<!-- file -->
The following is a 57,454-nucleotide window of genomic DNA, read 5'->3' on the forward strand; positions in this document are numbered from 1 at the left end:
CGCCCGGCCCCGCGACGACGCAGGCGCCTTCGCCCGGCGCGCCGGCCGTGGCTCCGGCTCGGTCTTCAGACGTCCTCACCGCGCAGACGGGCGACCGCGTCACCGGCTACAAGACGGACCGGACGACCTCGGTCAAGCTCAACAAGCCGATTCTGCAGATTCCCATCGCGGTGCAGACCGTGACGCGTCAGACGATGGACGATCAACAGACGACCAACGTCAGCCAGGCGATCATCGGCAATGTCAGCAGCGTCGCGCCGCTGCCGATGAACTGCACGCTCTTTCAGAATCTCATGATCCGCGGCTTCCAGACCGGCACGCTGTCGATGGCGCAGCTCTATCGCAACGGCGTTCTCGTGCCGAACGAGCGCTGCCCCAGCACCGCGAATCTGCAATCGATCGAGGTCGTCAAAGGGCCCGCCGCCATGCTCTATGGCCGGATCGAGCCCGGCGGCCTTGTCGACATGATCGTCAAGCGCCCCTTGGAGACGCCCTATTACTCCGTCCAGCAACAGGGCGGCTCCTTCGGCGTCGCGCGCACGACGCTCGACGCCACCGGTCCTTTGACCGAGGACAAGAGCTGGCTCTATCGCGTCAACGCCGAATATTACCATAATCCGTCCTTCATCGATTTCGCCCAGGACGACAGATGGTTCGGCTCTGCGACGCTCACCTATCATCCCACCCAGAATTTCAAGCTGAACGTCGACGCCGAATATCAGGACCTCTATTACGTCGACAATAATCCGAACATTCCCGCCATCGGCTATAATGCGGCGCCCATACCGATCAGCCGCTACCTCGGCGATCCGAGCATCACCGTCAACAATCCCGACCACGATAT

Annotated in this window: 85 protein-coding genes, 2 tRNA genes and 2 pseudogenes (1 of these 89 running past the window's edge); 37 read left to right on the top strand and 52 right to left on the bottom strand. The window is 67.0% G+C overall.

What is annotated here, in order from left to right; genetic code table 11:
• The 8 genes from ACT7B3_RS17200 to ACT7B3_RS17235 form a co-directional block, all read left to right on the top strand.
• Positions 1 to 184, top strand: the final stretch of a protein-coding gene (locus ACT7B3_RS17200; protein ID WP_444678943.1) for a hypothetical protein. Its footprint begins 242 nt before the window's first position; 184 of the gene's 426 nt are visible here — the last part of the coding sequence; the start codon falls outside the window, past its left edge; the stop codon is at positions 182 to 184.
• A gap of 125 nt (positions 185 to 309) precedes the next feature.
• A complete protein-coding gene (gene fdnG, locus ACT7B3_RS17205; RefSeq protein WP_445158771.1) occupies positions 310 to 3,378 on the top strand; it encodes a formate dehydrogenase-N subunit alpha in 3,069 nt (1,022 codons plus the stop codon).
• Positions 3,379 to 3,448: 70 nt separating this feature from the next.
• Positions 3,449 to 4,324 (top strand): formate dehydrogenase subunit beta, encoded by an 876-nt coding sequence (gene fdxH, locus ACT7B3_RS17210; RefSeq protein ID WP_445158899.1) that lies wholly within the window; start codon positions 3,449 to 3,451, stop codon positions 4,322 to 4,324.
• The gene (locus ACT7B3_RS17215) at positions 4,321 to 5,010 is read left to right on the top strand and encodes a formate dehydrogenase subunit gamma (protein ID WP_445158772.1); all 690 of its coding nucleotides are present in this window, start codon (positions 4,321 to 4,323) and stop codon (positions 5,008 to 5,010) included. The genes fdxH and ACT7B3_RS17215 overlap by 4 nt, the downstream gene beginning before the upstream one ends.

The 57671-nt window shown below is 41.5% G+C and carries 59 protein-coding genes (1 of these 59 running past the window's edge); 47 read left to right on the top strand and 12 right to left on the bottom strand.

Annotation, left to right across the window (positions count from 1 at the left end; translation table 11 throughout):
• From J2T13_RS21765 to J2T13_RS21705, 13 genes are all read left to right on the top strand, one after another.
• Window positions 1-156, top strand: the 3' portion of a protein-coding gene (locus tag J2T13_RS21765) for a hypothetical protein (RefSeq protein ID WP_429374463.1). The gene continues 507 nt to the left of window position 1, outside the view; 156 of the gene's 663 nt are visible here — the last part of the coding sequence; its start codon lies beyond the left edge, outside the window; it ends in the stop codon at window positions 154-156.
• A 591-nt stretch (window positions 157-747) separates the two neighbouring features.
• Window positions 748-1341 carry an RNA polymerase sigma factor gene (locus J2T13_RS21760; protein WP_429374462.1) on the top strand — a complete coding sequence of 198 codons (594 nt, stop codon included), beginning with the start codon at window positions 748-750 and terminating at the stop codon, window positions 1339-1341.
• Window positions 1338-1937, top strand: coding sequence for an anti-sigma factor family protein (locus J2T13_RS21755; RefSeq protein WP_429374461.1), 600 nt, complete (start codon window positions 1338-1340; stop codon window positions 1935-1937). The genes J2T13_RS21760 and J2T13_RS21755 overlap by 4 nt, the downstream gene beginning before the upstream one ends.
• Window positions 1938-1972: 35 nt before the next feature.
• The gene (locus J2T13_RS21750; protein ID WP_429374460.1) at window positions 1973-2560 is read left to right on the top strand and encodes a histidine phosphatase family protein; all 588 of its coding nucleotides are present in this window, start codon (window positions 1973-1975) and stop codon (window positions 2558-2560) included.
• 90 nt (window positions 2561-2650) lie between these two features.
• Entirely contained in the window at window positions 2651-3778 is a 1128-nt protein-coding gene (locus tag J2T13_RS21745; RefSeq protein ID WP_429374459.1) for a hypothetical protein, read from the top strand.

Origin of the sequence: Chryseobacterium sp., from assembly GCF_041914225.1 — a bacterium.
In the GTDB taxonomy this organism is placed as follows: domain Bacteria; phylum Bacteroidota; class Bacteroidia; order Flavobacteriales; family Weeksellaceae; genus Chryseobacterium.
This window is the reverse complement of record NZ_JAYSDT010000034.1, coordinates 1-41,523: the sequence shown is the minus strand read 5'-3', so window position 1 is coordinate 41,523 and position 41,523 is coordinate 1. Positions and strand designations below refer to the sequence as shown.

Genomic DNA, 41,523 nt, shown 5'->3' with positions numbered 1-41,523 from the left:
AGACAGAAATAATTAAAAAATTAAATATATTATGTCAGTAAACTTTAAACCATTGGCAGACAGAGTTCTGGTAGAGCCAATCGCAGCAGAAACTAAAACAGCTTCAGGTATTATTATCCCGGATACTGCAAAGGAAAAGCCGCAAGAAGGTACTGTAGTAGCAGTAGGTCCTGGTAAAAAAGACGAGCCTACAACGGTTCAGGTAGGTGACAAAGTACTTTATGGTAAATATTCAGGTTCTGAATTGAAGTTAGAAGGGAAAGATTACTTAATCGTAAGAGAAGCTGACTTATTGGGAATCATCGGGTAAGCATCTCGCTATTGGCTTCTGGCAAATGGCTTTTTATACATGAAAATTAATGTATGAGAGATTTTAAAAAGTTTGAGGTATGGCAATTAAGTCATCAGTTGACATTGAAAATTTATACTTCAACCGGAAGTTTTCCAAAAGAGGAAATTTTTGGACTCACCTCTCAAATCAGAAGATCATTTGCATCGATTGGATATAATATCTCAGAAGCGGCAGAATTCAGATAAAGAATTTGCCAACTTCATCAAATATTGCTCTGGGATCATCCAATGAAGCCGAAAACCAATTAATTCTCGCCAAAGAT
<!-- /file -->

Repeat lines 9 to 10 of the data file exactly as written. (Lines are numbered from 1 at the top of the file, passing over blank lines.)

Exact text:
• Positions 3,379 to 3,448: 70 nt separating this feature from the next.
• Positions 3,449 to 4,324 (top strand): formate dehydrogenase subunit beta, encoded by an 876-nt coding sequence (gene fdxH, locus ACT7B3_RS17210; RefSeq protein ID WP_445158899.1) that lies wholly within the window; start codon positions 3,449 to 3,451, stop codon positions 4,322 to 4,324.